I understand that Thomas went as far as India, but I am not so sure whether he is the one who wrote The Gospel of Thomas. Should this book be in the Bible? — Fauston (Brazil), Daniella (North Carolina), and several others.
Indeed, tradition is strong that the apostle Thomas established the church in India sometime in the 50s. Although I started out skeptical about the various accounts, I have read enough now to be fairly convinced. I have even seen Thomas’ tomb in south India. There seems little reason to doubt the veracity of the tradition. But the "gospel" attributed to him is another matter.
Thomas was considered by some Gnostics to be the twin brother of Jesus. "Judas Thomas the Twin" is the key phrase. The Egyptian Gnostics who created this "gospel" in fact identified Thomas with the Jude we know from the New Testament as one of Jesus’ four brothers.
The Gospel of Thomas is increasingly popular these days, especially among people who want us to believe that the New Testament is not a complete or accurate record of what Jesus taught during his earthly ministry. Actually, this book, or collection of supposed sayings of Jesus, is not really a "gospel" at all, since the Passion narrative is totally absent. There is no emphasis either on self-sacrificing love, except possibly one saying about carrying one’s cross.
Unlike the four canonical gospels, Thomas is only a sayings list. Before I present an assortment of passages from Thomas, let me reiterate that I doubt strongly that Thomas is in any way responsible for its creation. The theology of the book, if there is a real theology, is Gnostic. Insight is more important than morality, spirit more real and significant than matter. Gnosticism is making a comeback today in the New Age Movement. This was a philosophy-religion that appealed to the ego, without requiring any real commitment.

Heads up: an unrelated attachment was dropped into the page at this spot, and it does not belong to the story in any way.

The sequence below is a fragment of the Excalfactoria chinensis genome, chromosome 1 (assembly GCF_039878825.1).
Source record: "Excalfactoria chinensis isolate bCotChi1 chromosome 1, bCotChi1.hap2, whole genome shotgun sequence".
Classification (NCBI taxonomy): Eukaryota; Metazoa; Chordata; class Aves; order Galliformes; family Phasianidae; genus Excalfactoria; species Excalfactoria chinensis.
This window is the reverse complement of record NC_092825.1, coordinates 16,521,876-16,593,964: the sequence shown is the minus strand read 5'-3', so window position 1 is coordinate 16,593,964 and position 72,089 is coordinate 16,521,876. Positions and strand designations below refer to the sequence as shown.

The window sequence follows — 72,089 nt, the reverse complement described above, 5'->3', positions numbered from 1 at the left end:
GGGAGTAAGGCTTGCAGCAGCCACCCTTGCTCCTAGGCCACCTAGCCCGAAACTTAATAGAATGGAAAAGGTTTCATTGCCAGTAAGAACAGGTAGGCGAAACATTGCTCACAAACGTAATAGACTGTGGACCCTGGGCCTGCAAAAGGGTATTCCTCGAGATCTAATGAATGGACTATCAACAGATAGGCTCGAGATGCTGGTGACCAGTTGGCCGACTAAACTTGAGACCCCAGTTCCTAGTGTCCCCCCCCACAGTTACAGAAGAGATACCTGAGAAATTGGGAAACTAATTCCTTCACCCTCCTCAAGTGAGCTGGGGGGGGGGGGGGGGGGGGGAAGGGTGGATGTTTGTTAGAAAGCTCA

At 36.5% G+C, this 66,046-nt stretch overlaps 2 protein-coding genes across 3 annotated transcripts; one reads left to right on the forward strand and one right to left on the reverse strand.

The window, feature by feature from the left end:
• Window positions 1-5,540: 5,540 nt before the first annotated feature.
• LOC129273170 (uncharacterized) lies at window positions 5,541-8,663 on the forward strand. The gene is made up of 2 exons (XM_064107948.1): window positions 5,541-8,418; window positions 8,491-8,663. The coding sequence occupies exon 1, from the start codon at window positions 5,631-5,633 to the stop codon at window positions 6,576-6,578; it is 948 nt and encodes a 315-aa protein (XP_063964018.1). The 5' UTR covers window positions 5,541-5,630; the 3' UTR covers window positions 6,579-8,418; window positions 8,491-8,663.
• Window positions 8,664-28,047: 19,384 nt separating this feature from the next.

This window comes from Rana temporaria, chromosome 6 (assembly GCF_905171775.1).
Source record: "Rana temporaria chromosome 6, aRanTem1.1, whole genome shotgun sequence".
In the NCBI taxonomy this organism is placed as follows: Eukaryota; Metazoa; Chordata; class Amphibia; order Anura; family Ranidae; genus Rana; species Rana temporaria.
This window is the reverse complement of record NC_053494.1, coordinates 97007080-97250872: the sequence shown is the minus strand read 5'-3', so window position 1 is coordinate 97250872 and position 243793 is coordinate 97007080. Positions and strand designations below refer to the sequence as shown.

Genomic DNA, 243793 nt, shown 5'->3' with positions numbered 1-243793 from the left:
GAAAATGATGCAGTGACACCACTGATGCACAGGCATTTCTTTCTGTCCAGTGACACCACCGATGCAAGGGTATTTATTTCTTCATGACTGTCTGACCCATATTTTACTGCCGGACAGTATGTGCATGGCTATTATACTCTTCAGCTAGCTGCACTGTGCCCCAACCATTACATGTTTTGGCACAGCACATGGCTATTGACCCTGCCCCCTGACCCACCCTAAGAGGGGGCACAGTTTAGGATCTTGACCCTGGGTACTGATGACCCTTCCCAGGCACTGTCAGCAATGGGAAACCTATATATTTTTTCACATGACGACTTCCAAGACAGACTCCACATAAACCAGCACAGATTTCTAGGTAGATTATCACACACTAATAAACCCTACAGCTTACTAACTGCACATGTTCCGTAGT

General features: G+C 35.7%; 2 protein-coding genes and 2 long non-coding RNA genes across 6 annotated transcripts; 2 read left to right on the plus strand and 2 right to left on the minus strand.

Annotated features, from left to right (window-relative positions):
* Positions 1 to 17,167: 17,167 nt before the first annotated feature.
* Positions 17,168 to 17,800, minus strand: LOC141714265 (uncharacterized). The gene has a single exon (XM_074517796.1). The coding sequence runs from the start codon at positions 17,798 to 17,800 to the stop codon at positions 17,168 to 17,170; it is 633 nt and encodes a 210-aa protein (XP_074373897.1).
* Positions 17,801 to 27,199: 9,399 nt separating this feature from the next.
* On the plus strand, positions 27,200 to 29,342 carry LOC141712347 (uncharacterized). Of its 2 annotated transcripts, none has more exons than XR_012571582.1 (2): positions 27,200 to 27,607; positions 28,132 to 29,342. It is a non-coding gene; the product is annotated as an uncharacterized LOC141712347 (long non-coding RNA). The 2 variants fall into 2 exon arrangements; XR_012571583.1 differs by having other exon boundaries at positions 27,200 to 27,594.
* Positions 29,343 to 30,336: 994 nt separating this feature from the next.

Manuscripts, complete or partial, have been found from the second and third centuries, so probably Thomas was written no later than about 180. Even in the first century, proto-Gnosticism was a growing threat to the nascent church. (See, for example, 1 Timothy, which is full of warnings about the Gnostic teachers.) Note: Gnosis is the Greek word for "knowledge’," as in 1 Timothy 6:20. The numbering of the following excerpts may vary slightly from edition to edition, but given the shortness of Thomas, you should have no trouble locating the original sayings if you decide to go further in your study.
The Gospel of Thomas (Excerpts)
These are the secret sayings that the living Jesus spoke and Judas Thomas the Twin recorded.
Comment: Here is purported to be a "secret" source for a competing tradition about Jesus. Fragments of Thomas were discovered in the late 1800s, and by 1945 the Egyptian desert had begun to yield more or less complete copies. By reading these sayings, you enter an elite circle who know what Jesus really said.
A number of sayings in Thomas seem to defy analysis. What did they mean? What was their original context? For example, consider the following two sayings. While explanations have been offered, no one really knows what the writer–whoever he was–meant to convey.